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I apologize for not responding more promptly to your 2010-11 annual report, and I hope these comments

are still of some use.



I was very impressed by your report. It would be difficult to respond in detail to everything in a 19 page
report, so I will comment on some aspects that I found most striking.

You have clearly spent a lot of time thinking about how well students learn in your courses, and have
adapted numerous aspects of all your courses to make them more effective. Sometimes these have been
small changes (such as 1 minute papers and Powerpoint format), sometimes larger ones (such as
reorganizing labs). Your student evaluations indicated that these efforts paid off. I was particularly
impressed by the evaluations in Human Biology, which are some of the highest that I have seen for this
type of course. These 100-level courses for non-majors can be difficult to teach, as student motivation is
often not very high.

Adding journal clubs to courses is a good way to expand the scope of the course. It is important that
science majors learn about scientific communications and the community nature of science, as well as the
facts in textbooks. I think that students who go on to grad school will find this especially useful. It seems
that this worked well in Cell Biology, and is worth expanding to other upper-level courses.

You have also contributed to the departmental program in other ways, such as taking on a large number of
advisees, developing an on-line course, assisting in recruiting efforts, and promoting and updating the med
tech major. You have also contributed to the department in less formal ways. I know that many students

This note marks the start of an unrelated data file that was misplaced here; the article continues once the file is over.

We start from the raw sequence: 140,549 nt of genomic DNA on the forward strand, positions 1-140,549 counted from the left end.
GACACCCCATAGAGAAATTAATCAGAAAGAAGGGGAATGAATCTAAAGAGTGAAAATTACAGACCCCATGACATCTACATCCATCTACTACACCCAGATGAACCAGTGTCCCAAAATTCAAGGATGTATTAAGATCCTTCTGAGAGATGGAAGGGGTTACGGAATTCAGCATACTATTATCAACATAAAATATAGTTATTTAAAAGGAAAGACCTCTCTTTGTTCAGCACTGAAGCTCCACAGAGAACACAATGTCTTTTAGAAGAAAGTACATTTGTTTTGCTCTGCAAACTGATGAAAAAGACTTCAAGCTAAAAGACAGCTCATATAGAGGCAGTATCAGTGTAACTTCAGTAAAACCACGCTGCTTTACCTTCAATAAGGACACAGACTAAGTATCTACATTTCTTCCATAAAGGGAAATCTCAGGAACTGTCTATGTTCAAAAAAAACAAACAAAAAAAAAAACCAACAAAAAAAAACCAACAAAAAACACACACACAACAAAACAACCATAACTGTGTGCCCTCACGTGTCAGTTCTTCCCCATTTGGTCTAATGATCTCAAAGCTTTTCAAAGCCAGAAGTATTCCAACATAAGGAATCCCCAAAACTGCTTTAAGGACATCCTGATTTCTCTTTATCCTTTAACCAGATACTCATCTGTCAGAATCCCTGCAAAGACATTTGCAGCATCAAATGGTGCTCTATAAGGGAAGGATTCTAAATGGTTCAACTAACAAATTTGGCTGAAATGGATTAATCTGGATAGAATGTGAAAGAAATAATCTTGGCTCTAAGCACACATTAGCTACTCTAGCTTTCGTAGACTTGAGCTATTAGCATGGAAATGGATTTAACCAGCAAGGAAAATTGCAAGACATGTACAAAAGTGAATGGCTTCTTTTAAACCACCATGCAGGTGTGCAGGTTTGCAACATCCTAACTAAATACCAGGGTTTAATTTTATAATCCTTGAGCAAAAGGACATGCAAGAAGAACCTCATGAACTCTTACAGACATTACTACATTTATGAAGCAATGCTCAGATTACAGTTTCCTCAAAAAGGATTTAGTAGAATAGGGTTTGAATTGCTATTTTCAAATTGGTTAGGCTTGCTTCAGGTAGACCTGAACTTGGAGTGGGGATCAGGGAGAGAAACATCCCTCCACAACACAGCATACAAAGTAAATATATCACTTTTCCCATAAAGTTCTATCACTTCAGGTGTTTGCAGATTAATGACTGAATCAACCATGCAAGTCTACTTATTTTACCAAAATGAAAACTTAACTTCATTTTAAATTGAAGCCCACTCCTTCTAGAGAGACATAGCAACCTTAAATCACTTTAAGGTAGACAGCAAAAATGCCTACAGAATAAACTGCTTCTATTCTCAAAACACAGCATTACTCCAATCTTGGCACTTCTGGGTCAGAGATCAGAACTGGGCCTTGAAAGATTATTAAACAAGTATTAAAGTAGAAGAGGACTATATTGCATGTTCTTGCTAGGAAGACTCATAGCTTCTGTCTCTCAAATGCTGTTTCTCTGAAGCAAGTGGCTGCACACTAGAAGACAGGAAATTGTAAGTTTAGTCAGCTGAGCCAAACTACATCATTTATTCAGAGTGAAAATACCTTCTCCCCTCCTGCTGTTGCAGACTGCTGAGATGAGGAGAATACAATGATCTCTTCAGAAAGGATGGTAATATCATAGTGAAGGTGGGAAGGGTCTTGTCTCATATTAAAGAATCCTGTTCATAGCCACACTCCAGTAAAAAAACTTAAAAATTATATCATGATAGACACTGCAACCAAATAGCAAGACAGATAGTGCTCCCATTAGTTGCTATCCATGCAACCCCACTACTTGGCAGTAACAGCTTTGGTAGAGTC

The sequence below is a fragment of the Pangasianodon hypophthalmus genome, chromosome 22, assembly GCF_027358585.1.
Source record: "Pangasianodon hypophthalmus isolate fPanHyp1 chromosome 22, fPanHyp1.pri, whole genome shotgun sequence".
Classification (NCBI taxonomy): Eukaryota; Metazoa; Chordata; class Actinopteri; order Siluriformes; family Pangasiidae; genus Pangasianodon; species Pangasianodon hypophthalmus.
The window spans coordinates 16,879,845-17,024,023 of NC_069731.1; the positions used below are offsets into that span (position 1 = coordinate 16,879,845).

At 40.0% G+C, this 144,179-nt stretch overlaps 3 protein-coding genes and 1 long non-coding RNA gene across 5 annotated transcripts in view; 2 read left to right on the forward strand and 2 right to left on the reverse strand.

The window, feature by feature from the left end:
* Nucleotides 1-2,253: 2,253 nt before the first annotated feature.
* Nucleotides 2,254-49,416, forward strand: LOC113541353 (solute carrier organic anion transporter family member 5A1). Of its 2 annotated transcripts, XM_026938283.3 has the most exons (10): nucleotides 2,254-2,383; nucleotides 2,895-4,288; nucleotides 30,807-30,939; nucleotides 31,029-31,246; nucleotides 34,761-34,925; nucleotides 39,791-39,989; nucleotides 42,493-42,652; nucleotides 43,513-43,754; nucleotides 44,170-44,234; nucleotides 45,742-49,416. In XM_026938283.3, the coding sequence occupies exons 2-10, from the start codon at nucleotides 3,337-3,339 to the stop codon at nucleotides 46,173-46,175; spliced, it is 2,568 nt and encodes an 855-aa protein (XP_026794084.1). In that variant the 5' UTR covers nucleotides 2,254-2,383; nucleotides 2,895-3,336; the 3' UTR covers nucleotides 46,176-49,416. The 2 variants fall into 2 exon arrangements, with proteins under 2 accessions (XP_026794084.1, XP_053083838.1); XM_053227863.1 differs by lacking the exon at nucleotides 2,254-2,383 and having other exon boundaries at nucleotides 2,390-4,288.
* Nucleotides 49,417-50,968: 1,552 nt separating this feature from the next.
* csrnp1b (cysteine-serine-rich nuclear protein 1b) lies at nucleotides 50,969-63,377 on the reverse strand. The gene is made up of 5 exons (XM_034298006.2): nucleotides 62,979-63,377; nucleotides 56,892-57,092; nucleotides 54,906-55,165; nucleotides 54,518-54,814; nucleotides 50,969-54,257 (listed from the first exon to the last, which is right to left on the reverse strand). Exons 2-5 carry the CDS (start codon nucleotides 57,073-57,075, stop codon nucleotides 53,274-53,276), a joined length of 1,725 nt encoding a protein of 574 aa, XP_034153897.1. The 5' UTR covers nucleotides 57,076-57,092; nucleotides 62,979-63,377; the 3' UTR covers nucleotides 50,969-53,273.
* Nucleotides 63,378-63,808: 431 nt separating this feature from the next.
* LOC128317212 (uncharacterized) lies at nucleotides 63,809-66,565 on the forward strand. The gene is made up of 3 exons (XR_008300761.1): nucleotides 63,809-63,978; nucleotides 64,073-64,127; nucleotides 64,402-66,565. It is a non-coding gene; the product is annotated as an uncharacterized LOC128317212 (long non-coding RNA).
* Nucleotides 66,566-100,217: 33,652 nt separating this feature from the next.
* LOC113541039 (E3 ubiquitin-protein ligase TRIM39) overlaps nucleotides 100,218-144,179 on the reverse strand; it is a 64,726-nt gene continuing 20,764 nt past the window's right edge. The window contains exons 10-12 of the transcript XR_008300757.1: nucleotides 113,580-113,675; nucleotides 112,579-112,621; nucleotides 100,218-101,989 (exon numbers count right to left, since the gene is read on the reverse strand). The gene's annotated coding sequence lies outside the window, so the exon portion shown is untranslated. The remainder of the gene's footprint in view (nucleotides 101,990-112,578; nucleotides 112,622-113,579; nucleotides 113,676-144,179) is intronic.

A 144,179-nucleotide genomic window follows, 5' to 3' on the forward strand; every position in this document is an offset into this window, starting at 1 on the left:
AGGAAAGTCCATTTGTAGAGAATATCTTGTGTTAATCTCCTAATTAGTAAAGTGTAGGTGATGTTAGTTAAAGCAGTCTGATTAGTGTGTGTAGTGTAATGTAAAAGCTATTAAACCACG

enjoy working with you, both on matters related to courses as well as less formal converstations. Also,
thanks for being careful about the cost of materials needed for classes. Cell and molecular biology is
expensive, and I think that your time negotiating with vendors was well spent.

We talked at several points last year about possible grant proposals. I know that it is difficult for faculty at
smaller institutions to compete at the national level for grants, especially in areas related to health sciences.
I hope that you will continue to pursue funding opportunities, and you may wish to consider smaller
programs such as the Indiana Academy of Science as well as NSF or NIH.

One advantage of being so late with this response is that I have a bit more hindsight. Your work with
students on research projects this academic year is an important addition to the work that you were able to
do in the previous two years. I note that neither project is directly related to your grad school research; it is
an important motivator for students to be able to choose a topic, even if it is a bit of stretch for the
instructor. I hope that you will continue this, and expand the range of projects available to our students.
This experience will improve their ability to compete for jobs and graduate school.

David J. Hicks

24 January 2012